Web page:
Ditching one car put thousands of dollars back into our pocket every year, even when the costs of alternative transportation were factored in.

Just to be clear, I’m not arguing against having a vehicle; I’m simply pointing out that cars cost money and if we start to think about them from Kiyosaki’s cash flow perspective, we realize pretty quickly that, in fact, they’re a liability.

They’re useful and sometimes essential, but they nonetheless take money out of our pockets.

It’s good advice.

What I like about Kiyosaki’s take on the business of assets and liabilities is that it forces us to take a good look at the items we spend our money on.

His point is that if you focus on buying cash-producing assets, you will have the disposable income to enjoy other perks, like beautiful cars.

He took this to an extreme when he was looking to buy a very nice car for himself. Rather than simply spend cash to buy a car (i.e. a liability), he told himself that he would use that money to invest in a business and he’d buy the car when the business produced enough positive cash flow to cover the cost. Now that’s discipline!

911 Carrera spec sheetBeautiful cars like the ones I test-drove don’t come cheaply.

The recommended base prices of the models I drove ranged from $83,000 to $137,000. Are they worth it? That depends.


  • you love the car
  • and beautiful cars are high on your list of core values
  • and your financial house is in order (i.e. you have an Emergency Fund set up, your investments are where they need to be to achieve your financial goals, and you have no corrosive debt)
  • and you can easily afford it with respect to your earnings

then they’re worth it. The feeling of being in such a beautiful car is compelling.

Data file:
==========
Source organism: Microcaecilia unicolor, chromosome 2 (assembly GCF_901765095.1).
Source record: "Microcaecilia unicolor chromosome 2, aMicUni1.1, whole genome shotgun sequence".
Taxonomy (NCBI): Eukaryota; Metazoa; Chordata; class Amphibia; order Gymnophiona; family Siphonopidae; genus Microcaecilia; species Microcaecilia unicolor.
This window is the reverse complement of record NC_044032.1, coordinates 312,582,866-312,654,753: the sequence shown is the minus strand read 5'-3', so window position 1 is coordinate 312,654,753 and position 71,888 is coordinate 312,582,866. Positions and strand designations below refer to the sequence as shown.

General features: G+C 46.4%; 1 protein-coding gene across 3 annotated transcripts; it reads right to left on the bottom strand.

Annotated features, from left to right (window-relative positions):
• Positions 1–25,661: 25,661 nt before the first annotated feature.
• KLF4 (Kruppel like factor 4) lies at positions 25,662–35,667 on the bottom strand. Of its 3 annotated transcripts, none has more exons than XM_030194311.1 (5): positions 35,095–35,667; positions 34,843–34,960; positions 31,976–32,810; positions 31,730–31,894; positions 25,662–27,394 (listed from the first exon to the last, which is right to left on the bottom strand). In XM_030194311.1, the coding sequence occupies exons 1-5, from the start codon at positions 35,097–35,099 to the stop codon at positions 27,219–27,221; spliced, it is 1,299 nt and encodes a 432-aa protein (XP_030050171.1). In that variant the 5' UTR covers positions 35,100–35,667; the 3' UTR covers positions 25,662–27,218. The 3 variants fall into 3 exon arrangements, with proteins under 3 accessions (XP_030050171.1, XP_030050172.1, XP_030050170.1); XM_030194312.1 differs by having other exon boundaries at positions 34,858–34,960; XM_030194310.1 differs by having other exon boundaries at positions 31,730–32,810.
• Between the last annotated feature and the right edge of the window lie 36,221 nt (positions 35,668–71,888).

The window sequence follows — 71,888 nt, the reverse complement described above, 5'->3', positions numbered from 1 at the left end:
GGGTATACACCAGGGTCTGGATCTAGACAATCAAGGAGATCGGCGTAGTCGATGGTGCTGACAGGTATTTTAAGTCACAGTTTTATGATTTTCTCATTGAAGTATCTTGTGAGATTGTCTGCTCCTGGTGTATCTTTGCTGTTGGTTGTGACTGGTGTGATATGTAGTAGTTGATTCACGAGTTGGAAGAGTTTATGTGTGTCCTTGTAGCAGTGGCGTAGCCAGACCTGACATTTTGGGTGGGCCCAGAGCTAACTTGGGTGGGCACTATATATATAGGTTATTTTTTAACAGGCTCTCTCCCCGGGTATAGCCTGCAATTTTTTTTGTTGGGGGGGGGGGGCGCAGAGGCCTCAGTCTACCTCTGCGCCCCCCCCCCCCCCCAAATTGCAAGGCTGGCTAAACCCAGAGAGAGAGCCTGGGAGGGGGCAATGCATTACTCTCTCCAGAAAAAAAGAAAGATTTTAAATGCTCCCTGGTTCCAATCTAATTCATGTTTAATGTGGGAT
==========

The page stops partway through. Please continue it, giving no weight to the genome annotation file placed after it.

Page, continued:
When you buy a car, remember this:

What you’re buying is really a liability.

And that’s OK as long as you’re not shooting yourself in the foot financially by ignoring other areas that need the dollars.

Remember the question to ask, “Will this put money in my pocket or will it take money out?”

I’ve already told my husband that my next car will not be a sensible car. It will be a lovely thing – though not a Porsche – that feels terrific, and my children will not be allowed to breathe on it.

First though, I have many more assets to buy to produce positive cash flow.

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3 Responses

  1. You nailed this one, Doris. As you know, I’ve been involved with the car business on numerous levels for much of my life and though the cars (and the business itself) have changed an awful lot since the 1980s, one thing that hasn’t changed is the willingness of too many people to spend a ton of money (often financed on highly unfavourable terms) on prestige vehicles that either don’t meet their needs or vastly exceed them.

  2. I also think that it is much better to invest to a business first rather than to buy luxury things for yourself. I think that by doing this you’ll be able to secure your future and your family as well when you able to have a successful business.Thanks for sharing this article.